The Vegas favorite: UConn, by 7
Series history: UConn leads, 32-13. The Huskies have only lost to Rutgers once since 1978 - a 61-53 Rutgers win in January 2002. Ten of Rutgers' 13 wins in the series came during the 1970s, when they were a relative national power and even made a Final Four (1976).
Last meeting: UConn 80, Rutgers 49 (Jan. 3, 2009), which capped off a triple threat day of UConn athletics - after the International Bowl win over Buffalo and the UConn women's win over LSU in Hartford. Five UConn players scored in double figures, led by Hasheem Thabeet's 15.
State of the Huskies: Slightly more optimistic than we were last week. Funny how a win over a top-5 team can do that.
Kemba Walker is back to deity status around these parts, thanks to his 29-point effort on Monday. I don't think it's hyperbole to say that we now expect that every game for the rest of the season, although we'll settle for 25 points, 10 assists and 5 steals per game.
Jim Calhoun had a vintage performance on Monday, perhaps his best single-game coaching performance since the Indiana win two years ago. Benching Alex Oriakhi appeared to be a brilliant move, allowing UConn's other frontcourt fodder to trade early fouls with Villanova's bigs. As it turns out, UConn has more depth in the post than Guard University of Philadelphia. Oriakhi himself scored 10 points, grabbed 4 rebounds and blocked 3 shots in 25 minutes, arguably his best game of the year.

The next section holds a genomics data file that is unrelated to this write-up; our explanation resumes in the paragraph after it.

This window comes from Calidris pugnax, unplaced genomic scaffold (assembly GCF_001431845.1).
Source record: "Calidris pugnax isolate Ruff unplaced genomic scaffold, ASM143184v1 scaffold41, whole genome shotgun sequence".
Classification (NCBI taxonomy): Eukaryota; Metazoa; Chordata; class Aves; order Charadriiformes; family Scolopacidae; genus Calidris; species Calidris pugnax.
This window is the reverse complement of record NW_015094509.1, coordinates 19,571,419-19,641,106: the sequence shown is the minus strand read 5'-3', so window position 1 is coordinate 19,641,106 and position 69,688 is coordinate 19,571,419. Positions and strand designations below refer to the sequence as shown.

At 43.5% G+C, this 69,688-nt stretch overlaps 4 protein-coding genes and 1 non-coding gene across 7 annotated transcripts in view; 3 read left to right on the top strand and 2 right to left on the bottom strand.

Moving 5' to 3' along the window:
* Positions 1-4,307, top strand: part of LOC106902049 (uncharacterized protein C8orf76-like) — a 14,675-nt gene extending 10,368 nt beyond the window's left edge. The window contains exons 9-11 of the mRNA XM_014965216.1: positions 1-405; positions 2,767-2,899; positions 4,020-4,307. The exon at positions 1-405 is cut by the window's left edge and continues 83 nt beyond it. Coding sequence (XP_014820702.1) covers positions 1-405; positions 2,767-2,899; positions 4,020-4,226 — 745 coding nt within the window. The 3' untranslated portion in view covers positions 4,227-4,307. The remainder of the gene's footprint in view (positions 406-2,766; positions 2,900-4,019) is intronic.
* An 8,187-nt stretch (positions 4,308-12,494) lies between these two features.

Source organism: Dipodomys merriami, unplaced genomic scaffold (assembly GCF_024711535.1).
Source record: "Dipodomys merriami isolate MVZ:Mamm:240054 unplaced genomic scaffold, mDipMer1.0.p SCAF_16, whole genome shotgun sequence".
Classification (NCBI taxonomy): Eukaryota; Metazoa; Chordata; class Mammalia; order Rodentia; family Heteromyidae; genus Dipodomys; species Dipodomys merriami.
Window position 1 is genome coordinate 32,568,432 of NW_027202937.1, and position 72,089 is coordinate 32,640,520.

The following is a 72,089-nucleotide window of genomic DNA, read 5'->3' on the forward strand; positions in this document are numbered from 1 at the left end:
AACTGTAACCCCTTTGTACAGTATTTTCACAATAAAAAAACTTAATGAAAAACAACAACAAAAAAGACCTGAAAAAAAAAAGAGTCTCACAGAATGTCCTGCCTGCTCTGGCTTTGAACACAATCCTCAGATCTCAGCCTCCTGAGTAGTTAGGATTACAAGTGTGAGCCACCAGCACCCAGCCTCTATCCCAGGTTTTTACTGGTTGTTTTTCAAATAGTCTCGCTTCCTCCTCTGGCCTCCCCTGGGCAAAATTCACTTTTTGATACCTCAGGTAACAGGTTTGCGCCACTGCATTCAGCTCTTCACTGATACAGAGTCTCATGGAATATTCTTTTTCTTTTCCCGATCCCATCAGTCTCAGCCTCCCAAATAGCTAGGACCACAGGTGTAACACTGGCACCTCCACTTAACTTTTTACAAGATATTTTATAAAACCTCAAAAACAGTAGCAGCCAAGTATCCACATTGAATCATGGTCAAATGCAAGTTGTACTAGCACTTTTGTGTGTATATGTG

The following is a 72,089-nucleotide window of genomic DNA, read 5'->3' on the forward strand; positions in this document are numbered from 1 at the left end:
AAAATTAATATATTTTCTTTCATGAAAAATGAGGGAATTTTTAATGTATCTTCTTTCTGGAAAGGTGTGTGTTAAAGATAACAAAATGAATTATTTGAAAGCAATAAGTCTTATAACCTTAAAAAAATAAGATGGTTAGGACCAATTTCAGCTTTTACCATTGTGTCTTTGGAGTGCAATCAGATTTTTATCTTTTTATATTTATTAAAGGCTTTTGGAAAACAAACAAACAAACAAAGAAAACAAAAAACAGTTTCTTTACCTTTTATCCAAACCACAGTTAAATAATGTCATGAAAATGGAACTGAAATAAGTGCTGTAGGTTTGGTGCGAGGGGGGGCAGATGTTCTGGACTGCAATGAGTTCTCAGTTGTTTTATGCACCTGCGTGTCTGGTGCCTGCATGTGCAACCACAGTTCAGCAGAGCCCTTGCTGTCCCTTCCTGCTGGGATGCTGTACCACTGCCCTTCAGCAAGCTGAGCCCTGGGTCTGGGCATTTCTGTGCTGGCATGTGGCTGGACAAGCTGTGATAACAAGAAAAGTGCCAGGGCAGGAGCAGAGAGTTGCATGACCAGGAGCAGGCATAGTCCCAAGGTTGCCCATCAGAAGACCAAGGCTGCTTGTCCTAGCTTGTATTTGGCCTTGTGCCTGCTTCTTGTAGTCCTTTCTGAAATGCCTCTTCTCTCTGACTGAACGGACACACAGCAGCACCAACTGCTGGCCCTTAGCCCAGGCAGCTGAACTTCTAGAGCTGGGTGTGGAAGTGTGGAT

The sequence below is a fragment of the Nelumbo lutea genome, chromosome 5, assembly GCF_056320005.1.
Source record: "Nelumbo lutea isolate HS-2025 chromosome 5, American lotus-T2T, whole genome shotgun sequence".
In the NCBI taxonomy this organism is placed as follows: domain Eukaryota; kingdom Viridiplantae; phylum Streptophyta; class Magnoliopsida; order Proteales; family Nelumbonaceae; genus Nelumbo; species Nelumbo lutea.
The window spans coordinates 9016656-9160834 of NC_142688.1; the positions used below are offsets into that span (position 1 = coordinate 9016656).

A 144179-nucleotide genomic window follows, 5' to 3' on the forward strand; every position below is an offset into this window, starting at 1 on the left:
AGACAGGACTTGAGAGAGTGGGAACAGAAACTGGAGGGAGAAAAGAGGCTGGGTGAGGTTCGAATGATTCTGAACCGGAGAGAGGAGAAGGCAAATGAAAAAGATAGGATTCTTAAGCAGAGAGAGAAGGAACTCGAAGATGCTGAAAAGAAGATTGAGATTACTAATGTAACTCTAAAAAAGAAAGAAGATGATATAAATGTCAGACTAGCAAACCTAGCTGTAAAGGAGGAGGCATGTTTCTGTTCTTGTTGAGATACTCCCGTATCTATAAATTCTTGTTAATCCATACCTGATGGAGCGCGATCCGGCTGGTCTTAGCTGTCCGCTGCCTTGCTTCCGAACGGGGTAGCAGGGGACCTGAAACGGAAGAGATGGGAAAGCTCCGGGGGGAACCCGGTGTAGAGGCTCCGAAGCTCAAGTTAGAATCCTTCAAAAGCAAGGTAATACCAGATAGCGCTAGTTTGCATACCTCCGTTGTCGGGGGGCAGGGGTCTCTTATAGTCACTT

UConn's NCAA Tournament hopes are still, amazingly, alive with five games left in the season. Given UConn's top-10 strength of schedule and top-50 RPI, 20 wins should do the trick. Which means either the Huskies have to win out in the regular season, or finally win a Big East Tournament game or two.
So, tell me a little bit about the Scarlet Knights: For the first time in a few years, Rutgers' record is actually kind of respectable (for Rutgers). The Scarlet Knights have won five of their last six to leave DePaul in their 14th-place dust. With a win today, Rutgers could actually climb into a position where they'd be wearing their home whites in the preliminary round of the Big East tournament.
Rutgers had been winless in league play until Jan. 30, when they upset Notre Dame, 74-73. From there, RU polished off St. John's fairly easily (in a game where Mike Rosario went bananas), before a sluggish loss at Louisville and a sluggish win over Division II (and three-win) Caldwell College. For those of you wondering why Rutgers scheduled a crappy D-II team in February, well, you and Rosario were on the same wavelength.
The big breakthrough came last Sunday, when RU shocked Georgetown at the RAC, 71-68. After a gritty win against DePaul earlier this week, Rutgers sits at 4-9, two games over .500, and with a reasonable enough schedule down the stretch to possibly even make a run at a CBI berth.
The Scarlet Knights have two definite Big East-caliber players, Rosario (16.2 ppg, 4.0 rpg), a 2008 McDonald's All-American, and Hamidy N'diaye (9.0 ppg, 7.0 rpg, 3rd in the country in blocks).
Check out the game notes: UConn's are here, while Rutgers’s are here.